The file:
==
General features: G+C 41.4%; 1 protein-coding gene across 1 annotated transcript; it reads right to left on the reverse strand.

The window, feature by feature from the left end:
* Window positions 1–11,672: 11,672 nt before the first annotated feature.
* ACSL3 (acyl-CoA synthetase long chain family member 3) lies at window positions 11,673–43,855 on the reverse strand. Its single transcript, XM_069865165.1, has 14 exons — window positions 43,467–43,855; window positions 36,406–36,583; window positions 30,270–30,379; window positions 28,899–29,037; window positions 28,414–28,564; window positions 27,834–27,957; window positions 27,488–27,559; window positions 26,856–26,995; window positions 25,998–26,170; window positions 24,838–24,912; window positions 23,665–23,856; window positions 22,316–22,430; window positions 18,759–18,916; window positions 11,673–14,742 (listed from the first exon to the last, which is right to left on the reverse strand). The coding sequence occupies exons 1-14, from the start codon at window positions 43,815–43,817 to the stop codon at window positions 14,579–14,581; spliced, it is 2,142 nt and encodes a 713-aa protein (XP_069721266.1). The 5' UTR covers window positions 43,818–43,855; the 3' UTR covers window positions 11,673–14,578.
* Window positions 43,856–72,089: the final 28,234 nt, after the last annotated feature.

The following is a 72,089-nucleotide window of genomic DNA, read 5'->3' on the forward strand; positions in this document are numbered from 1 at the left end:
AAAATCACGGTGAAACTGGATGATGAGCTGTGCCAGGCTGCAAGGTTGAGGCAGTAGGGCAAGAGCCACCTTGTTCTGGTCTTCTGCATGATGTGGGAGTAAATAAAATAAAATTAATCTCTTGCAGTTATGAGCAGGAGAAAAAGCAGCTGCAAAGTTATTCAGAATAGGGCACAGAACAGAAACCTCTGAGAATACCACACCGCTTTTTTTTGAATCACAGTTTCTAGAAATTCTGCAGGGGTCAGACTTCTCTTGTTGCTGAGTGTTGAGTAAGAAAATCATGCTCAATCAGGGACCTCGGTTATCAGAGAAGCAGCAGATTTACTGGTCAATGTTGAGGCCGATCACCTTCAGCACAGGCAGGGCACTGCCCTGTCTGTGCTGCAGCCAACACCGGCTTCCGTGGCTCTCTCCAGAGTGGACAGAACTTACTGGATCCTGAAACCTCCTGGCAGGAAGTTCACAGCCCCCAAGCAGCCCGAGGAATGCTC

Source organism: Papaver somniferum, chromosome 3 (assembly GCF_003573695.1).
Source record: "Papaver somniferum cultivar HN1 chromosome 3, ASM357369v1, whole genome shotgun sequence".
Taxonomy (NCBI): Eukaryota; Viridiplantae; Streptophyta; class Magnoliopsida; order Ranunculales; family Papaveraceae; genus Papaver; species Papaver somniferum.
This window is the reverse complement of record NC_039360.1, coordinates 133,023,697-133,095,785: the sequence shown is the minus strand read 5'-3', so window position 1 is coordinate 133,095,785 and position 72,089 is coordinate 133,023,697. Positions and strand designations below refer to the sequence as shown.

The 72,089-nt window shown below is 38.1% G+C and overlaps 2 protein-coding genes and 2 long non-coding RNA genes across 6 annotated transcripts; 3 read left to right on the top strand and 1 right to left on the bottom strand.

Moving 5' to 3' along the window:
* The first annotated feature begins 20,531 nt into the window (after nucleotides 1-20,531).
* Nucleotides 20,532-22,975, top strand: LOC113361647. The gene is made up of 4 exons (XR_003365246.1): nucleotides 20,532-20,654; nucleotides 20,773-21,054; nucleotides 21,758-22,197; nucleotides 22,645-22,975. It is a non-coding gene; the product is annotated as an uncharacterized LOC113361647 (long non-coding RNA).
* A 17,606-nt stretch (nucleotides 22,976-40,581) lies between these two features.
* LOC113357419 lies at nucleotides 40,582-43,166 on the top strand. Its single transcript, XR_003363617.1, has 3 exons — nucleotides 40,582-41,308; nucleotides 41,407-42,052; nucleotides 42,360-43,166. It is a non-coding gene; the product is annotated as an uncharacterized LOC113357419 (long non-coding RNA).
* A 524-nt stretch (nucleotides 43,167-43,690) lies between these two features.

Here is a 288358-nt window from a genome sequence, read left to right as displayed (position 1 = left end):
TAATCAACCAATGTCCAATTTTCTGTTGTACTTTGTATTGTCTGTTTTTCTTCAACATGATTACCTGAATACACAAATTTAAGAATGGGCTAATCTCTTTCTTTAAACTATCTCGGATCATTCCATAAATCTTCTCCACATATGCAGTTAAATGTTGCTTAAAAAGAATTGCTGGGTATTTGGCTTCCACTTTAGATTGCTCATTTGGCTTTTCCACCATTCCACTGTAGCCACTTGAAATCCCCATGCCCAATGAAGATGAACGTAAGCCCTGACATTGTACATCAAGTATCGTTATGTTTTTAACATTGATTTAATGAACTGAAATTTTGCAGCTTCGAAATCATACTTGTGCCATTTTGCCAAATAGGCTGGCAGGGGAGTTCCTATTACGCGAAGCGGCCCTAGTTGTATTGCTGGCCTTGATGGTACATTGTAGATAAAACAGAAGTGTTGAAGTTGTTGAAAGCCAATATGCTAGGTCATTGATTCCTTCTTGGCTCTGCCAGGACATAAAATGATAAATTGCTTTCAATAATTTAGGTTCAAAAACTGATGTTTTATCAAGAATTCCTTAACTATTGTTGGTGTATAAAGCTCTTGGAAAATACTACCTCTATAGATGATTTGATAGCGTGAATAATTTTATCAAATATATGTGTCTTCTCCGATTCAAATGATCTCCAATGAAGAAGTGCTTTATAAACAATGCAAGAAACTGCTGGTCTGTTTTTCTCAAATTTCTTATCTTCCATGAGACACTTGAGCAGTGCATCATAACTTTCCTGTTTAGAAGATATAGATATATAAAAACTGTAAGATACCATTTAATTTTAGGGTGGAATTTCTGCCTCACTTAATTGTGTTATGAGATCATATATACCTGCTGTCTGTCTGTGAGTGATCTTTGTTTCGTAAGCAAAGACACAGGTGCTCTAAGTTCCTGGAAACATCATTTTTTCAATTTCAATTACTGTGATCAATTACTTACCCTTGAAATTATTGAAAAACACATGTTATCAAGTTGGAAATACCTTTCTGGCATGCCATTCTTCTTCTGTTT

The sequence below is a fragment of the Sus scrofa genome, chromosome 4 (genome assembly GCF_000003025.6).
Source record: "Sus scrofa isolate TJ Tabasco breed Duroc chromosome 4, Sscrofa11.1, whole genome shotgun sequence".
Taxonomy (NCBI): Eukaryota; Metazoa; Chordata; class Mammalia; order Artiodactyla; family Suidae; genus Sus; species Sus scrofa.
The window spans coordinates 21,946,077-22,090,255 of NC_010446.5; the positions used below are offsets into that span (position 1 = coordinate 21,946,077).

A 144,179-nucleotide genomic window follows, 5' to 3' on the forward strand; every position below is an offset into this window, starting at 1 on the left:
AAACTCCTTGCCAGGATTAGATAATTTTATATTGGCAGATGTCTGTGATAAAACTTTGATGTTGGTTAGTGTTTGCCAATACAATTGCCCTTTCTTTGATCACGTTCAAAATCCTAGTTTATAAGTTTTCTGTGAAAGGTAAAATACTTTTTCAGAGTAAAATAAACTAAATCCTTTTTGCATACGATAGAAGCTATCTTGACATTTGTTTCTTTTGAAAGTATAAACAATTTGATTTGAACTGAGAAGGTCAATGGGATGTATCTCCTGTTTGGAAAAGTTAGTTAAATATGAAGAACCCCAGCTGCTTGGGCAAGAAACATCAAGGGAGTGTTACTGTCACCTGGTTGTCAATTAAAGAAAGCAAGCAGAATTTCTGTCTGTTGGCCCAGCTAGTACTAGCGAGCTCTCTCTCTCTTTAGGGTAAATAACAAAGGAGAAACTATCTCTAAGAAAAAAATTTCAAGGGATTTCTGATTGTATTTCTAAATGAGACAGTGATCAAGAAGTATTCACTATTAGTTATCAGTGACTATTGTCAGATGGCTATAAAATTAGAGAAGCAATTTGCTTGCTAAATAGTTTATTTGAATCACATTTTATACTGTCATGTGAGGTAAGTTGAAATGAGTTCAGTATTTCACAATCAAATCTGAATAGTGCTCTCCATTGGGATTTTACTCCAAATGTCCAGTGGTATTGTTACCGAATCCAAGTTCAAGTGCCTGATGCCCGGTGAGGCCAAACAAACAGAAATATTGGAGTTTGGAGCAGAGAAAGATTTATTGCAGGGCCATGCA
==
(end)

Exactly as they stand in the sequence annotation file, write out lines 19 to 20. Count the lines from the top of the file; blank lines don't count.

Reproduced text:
Here is a 288358-nt window from a genome sequence, read left to right as displayed (position 1 = left end):
TAATCAACCAATGTCCAATTTTCTGTTGTACTTTGTATTGTCTGTTTTTCTTCAACATGATTACCTGAATACACAAATTTAAGAATGGGCTAATCTCTTTCTTTAAACTATCTCGGATCATTCCATAAATCTTCTCCACATATGCAGTTAAATGTTGCTTAAAAAGAATTGCTGGGTATTTGGCTTCCACTTTAGATTGCTCATTTGGCTTTTCCACCATTCCACTGTAGCCACTTGAAATCCCCATGCCCAATGAAGATGAACGTAAGCCCTGACATTGTACATCAAGTATCGTTATGTTTTTAACATTGATTTAATGAACTGAAATTTTGCAGCTTCGAAATCATACTTGTGCCATTTTGCCAAATAGGCTGGCAGGGGAGTTCCTATTACGCGAAGCGGCCCTAGTTGTATTGCTGGCCTTGATGGTACATTGTAGATAAAACAGAAGTGTTGAAGTTGTTGAAAGCCAATATGCTAGGTCATTGATTCCTTCTTGGCTCTGCCAGGACATAAAATGATAAATTGCTTTCAATAATTTAGGTTCAAAAACTGATGTTTTATCAAGAATTCCTTAACTATTGTTGGTGTATAAAGCTCTTGGAAAATACTACCTCTATAGATGATTTGATAGCGTGAATAATTTTATCAAATATATGTGTCTTCTCCGATTCAAATGATCTCCAATGAAGAAGTGCTTTATAAACAATGCAAGAAACTGCTGGTCTGTTTTTCTCAAATTTCTTATCTTCCATGAGACACTTGAGCAGTGCATCATAACTTTCCTGTTTAGAAGATATAGATATATAAAAACTGTAAGATACCATTTAATTTTAGGGTGGAATTTCTGCCTCACTTAATTGTGTTATGAGATCATATATACCTGCTGTCTGTCTGTGAGTGATCTTTGTTTCGTAAGCAAAGACACAGGTGCTCTAAGTTCCTGGAAACATCATTTTTTCAATTTCAATTACTGTGATCAATTACTTACCCTTGAAATTATTGAAAAACACATGTTATCAAGTTGGAAATACCTTTCTGGCATGCCATTCTTCTTCTGTTT